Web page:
epa04624392 Libyans wave national flags as they celebrate the fourth anniversary of the uprising at Martyrs square, in Tripoli, Libya, 17 February 2015. Libyans are marking the anniversary of the 17 February 2011 revolution, that ended the rule of Muammar Gaddafi, amid division and violence after an Islamist-led militia seized the capital Tripoli in recent months, forcing the elected parliament and its government to relocate to the far eastern city of Tobruk. EPA/STR

epa04624392 Libyans wave national flags as they celebrate the fourth anniversary of the uprising at Martyrs square, in Tripoli, Libya, 17 February 2015. Libyans are marking the anniversary of the 17 February 2011 revolution, that ended the rule of Muammar Gaddafi, amid division and violence after an Islamist-led militia seized the capital Tripoli in recent months, forcing the elected parliament and its government to relocate to the far eastern city of Tobruk.  EPA/STR

As part of efforts to foster peace in Libya, rival parties have recently met in Tunis for discussion on a disputed UN-brokered deal backed by the international community to set up a unity government in the North African country.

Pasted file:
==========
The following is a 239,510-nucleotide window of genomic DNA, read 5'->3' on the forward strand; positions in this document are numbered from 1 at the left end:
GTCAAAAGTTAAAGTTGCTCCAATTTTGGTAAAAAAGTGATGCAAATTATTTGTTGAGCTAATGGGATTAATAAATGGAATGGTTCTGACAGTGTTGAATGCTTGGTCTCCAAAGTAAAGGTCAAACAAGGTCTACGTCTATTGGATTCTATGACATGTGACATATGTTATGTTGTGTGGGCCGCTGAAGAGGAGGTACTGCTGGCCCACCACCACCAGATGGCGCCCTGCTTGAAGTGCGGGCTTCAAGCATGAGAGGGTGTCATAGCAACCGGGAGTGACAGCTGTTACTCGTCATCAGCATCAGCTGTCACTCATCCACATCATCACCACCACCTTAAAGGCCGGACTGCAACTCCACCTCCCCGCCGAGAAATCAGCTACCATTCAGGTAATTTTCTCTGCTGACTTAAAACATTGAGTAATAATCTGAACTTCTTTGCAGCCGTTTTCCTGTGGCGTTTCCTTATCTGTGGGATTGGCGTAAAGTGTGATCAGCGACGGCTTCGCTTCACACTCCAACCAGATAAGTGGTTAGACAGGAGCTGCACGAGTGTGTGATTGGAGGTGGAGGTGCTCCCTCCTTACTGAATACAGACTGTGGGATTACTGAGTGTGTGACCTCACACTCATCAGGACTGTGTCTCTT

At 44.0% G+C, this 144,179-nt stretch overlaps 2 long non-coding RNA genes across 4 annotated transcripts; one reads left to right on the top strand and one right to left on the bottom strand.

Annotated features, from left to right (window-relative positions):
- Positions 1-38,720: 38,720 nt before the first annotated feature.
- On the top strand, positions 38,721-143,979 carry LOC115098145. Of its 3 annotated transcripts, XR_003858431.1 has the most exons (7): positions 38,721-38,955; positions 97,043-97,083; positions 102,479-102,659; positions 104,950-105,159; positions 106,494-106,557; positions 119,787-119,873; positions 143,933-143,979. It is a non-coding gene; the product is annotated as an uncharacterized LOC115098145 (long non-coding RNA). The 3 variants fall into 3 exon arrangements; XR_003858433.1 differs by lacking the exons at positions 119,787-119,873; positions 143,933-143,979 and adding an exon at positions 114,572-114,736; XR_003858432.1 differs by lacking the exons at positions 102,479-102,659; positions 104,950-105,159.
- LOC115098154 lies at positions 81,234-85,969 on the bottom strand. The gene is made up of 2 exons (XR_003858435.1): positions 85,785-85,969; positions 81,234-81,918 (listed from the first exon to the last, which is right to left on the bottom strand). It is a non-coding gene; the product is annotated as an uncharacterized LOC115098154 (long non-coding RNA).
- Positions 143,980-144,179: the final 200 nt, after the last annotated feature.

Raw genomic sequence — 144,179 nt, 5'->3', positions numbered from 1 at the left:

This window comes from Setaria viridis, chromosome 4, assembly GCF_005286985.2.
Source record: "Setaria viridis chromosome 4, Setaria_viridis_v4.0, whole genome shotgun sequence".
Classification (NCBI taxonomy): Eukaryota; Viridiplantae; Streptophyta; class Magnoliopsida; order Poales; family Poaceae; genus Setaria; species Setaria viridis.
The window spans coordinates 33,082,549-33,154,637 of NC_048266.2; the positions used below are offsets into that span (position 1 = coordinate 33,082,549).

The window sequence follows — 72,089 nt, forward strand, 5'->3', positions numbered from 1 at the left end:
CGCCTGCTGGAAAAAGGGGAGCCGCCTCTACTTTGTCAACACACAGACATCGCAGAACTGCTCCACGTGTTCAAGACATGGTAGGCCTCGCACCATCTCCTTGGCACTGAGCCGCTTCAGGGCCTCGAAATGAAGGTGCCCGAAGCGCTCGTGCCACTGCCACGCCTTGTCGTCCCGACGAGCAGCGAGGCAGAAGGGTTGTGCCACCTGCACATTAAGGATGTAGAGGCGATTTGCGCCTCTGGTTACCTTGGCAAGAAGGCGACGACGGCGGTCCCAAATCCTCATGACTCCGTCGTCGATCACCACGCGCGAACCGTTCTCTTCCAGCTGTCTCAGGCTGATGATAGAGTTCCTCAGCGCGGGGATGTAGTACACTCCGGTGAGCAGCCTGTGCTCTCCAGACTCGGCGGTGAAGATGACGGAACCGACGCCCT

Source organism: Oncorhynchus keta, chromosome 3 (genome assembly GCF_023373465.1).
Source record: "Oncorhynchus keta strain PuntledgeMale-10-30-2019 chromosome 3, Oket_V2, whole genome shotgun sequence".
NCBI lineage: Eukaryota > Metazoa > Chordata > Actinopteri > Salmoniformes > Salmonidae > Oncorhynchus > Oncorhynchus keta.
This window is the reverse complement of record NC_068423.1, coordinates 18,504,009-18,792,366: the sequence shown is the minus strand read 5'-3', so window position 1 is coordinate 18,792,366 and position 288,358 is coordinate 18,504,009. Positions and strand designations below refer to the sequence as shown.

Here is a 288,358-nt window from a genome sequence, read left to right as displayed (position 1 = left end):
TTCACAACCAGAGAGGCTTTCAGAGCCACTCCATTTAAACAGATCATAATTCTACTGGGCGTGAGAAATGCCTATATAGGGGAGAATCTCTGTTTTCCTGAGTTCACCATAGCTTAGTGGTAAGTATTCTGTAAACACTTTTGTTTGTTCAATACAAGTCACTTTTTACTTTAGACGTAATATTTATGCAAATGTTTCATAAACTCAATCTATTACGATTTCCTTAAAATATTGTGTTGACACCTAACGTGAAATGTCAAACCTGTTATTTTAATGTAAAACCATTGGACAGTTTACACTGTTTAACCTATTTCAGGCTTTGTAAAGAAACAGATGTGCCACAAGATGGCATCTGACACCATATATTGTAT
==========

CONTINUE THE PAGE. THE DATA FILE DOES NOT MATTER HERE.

The discussions focused on moving the process forward ahead of an international meeting on Libya scheduled for Sunday in Rome, the United Nations Support Mission in Libya (UNSMIL) said.
The UN envoy for Libya, Martin Kobler, and representatives of rival parliaments took part in the discussions at a hotel in a Tunis suburb, with foreign diplomats invited as observers.
Kobler, who only took over from his predecessor last month, said he felt “very encouraged” by what he heard in the talks, adding that the parties would meet again on Friday.”I’ll go with big confidence in our meeting tomorrow because we are going to define the messages for the meeting in Rome,” he told reporters.
“The international community is very interested in this process, in particular the threat emanating from terrorism,” he said.”There must be a legitimate government very soon”.
US Secretary of State John Kerry will co-chair Sunday’s discussion in Rome with his Italian counterpart Paolo Gentiloni.Representatives from Russia, Britain, China and France will also attend the conference, which comes at a time of growing international concern that ISIS has been exploiting the chaos in Libya to take root in the country.
Libya has had two administrations since August 2014, when an Islamist-backed militia alliance overran Tripoli, forcing the recognised government to take refuge in the east.
Before now, the rivals announced agreement on a joint “declaration of principles” aimed at resolving the crisis that has engulfed Libya since 2011.

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